Acta Neuropathologica

, Volume 77, Issue 1, pp 21–25 | Cite as

Laminar distribution of neuritic plaques in normal aging, Alzheimer's disease and Down's syndrome

  • J. Rafalowska
  • M. Barcikowska
  • G. Y. Wen
  • H. M. Wisniewski
Regular Papers


Quantitative studies of neuritic (senile) plaques in six cortical layers were carried out in brains from people with confirmed clinical and neuropathological diagnosis of senile dementia of the Alzheimer type (SDAT) and Down's syndrome (DS). The same studies were performed on brains of normal old-aged people. In Alzheimer disease (AD) and DS cases the highest numbers of neuritic plaques (NP) were observed in temporal lobe layers III and II and occipital lobe layers III, IV and II. In normal old-aged people the highest numbers of NP were found in temporal lobe III and V and in occipital lobe IV, III, and V layer. The plaque numbers in both temporal and occipital cortices of AD and DS were significantly higher than that of normal old-aged people but there was no difference between AD and DS.

Key words

Neuritic (senile) plaque Alzheimer disease Down's syndrome Aging brain 


Unable to display preview. Download preview PDF.

Unable to display preview. Download preview PDF.


  1. 1.
    Bell MA, Ball MJ (1985) Laminar variation in the microvascular architecture of normal human visual cortex (area 17). Brain Res 335:139–143Google Scholar
  2. 2.
    Blessed G, Tomlinson BE, Roth M (1968) The association between quantitative measures of dementia and of senile-change in the cerebral grey matter of elderly subjects. Br J Psychiatr 114:797–811Google Scholar
  3. 3.
    Currie JR, Barcikowska M, Mehta P, Miller DL, Wisniewski HM (1988) Immunocytochemical localization of the protein precursor of Alzheimer-related amyloid. (in preparation)Google Scholar
  4. 4.
    Duyckaerts C, Hauw JJ, Bastenaire F, Piette F, Poulain C, Rainsard V (1986) Laminar distribution of neocortical senile plaques in senile dementia of the Alzheimer type. Acta Neuropathol (Berl) 70:249–256Google Scholar
  5. 5.
    Gibson PH (1983) Form and distribution of senile plaques seen in silver-impregnated sections in the brains of intellectually normal elderly people and people with Alzheimer-type dementia. Neuropathol Appl Neurobiol 9:379–389Google Scholar
  6. 6.
    Hyman BT, Van Hoesen GW, Kromer LJ, Damasio AR (1986) Perforant pathway changes and the memory impairment of Alzheimer's disease. Ann Neurol 20:472–481Google Scholar
  7. 7.
    Khachaturian ZS (1985) Diagnosis of Alzheimer's disease. Arch Neurol 42:1097–1104Google Scholar
  8. 8.
    Kirkpatrick JB (1985) Non-random distribution of senile plaques in cerebral cortex. J Neuropathol Exp Neurol (Abstr) 44:331Google Scholar
  9. 9.
    Lewis DA, Campbell MJ, Terry RD, Morrison JH (1987) Laminar and regional distribution of neurofibrillary tangles and neuritic plaques in Alzheimer's disease: a quantitative study of visual and auditory cortices. J Neurosci 7:1799–1808Google Scholar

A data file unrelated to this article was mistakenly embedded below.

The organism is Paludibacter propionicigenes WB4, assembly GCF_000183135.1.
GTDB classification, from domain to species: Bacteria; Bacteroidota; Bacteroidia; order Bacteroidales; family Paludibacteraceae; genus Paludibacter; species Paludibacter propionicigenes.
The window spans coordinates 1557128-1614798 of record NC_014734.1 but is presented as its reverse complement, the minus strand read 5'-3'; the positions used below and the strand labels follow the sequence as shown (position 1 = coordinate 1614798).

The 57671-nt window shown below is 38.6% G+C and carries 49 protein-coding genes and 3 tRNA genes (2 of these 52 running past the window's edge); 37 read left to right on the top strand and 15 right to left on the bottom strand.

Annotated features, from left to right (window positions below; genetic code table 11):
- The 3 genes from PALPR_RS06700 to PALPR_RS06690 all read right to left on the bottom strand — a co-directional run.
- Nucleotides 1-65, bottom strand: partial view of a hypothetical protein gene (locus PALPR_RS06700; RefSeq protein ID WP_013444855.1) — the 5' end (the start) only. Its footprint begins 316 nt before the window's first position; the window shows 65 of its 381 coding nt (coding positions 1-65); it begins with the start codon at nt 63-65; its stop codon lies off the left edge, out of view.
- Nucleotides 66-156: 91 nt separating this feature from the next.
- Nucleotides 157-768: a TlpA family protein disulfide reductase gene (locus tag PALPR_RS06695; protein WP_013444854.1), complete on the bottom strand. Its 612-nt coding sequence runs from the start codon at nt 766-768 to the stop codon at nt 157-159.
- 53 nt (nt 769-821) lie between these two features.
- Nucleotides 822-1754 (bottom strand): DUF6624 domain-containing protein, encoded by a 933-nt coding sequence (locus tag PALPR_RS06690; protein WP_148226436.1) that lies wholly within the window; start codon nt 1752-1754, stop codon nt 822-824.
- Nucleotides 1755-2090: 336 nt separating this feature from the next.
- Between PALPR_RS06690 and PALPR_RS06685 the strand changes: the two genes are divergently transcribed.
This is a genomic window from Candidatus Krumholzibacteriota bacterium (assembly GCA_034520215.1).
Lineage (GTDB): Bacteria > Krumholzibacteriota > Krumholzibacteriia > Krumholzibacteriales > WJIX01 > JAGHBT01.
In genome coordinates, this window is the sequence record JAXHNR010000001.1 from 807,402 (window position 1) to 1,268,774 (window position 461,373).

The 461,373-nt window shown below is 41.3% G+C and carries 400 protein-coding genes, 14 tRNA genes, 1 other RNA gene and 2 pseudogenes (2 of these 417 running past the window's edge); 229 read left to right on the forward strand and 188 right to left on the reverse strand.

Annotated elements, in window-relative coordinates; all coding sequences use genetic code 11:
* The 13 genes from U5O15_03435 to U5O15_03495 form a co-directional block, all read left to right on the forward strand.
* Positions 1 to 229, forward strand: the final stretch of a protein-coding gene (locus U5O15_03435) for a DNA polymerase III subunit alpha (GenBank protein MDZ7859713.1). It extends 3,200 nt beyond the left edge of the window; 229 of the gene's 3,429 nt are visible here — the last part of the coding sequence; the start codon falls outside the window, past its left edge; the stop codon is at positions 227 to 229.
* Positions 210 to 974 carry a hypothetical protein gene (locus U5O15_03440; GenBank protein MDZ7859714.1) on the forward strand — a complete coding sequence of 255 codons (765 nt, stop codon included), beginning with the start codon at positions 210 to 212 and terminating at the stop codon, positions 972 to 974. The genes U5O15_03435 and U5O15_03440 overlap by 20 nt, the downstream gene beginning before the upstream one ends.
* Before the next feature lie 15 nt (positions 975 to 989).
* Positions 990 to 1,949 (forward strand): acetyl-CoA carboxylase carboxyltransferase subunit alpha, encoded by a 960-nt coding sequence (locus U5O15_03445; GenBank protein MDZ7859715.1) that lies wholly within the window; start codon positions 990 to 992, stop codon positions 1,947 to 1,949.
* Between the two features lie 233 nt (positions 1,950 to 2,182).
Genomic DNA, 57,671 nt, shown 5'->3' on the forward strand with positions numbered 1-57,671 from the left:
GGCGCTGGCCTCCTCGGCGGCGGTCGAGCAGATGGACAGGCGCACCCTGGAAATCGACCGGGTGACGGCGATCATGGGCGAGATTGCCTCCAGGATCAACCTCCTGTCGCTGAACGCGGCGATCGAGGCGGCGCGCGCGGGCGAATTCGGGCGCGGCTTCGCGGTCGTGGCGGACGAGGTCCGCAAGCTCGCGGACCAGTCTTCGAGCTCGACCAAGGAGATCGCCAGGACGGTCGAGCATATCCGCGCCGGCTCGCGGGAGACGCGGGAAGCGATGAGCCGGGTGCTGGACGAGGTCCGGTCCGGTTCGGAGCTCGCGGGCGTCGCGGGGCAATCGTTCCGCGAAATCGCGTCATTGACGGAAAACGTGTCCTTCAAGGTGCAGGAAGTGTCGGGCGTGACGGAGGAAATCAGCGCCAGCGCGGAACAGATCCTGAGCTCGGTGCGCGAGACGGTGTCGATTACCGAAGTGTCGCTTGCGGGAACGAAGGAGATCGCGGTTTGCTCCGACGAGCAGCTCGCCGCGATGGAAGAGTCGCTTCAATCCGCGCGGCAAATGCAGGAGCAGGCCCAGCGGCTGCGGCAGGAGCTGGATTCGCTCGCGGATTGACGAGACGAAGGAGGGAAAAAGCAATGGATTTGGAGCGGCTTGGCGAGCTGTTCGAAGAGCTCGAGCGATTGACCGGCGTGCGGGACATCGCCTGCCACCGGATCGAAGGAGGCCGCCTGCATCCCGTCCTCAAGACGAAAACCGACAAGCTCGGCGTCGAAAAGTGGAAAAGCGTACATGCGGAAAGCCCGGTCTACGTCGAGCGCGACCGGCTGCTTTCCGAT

10. 10.
    Mandybur TI (1975) The incidence of cerebral amyloid angiopathy in Alzheimer's disease. Neurology 25:120–126Google Scholar
  11. 11.
    Merz GS, Schweink V, Schuller-Levis G, Gruca S, Wisniewski HM (1987) Isolation and characterization of macrophages from scrapie-infected mouse brain. Acta Neuropathol (Berl) 72:240–247Google Scholar
  12. 12.
    Neary D, Snowden JS, Mann DMA, Bowen DM, Sims NR, Northern B, Yates PO, Davison AN (1986) Alzheimer's disease: a correlative study. J Neurol Neurosurg Psychiat 49:229–237Google Scholar
  13. 13.
    Pearson RCA, Esiri MM, Hierns RW, Wilcock GK, Powel TPS (1985) Anatomical correlates of the distribution of the pathological changes in the neocortex in Alzheimer disease. Proc Natl Acad Sci USA 82:4531–4534Google Scholar
  14. 14.
    Tomlinson BE (1980) The structural and quantitative aspects of the dementias. In: Roberts PJ (ed) Biochemistry of dementia. Wiley & Sons, Chichester, pp 15–56Google Scholar
  15. 15.
    Tomlinson BE, Blessed S, Roth M (1968) Observations on the brains of non-demented old people. J Neurol Sci 7:331–356Google Scholar
  16. 16.
    Tomlinson BE, Blessed S, Roth M (1970) Observations on the brains of demented old people. J Neurol Sci 11:205–242Google Scholar
  17. 17.
    Wisniewski HM, Merz GS (1985) Neuropathology of the aging brain and dementia of the Alzheimer type. In: Gaitz CM, Samorajski T (eds) Aging 2000: our health care destiny. Springer, New York, pp 231–243Google Scholar
  18. 18.
    Wisniewski HM, Moretz RC, Lossinsky AS (1981) Evidence for induction of localized amyloid deposits and neuritic plaques by an infectious agent. Ann Neurol 10:517–522Google Scholar
  19. 19.
    Wisniewski HM, Vorbrodt AW, Moretz RC, Lossinsky AS, Grundke-Iqbal I (1982) Pathogenesis of neuritic (senile) and amyloid plaque formation. In: Hoyer S (ed) The aging brain-physiological and pathophysiological aspects. Exp Brain Res [Suppl 5]. Springer, Neidelberg, pp 3–9Google Scholar
  20. 20.
    Wisniewski HM, Currie JR, Barcikowska M, Robakis NK, Miller DL (1988) Alzheimer disease, a cerebral form of amyloidosis. In: Pouplard-Barthelaix A, Emile J, Christen Y (eds) Immunology and Alzheimer's disease. Springer, Berlin, pp 1–6Google Scholar

Copyright information

© Springer-Verlag 1988

Authors and Affiliations

  • J. Rafalowska
    • 1
  • M. Barcikowska
    • 1
  • G. Y. Wen
    • 1
  • H. M. Wisniewski
    • 1
  1. 1.New York State Office of Mental Retardation and Developmental DisabilitiesInstitute for Basic Research in Developmental DisabilitiesStaten IslandUSA

Personalised recommendations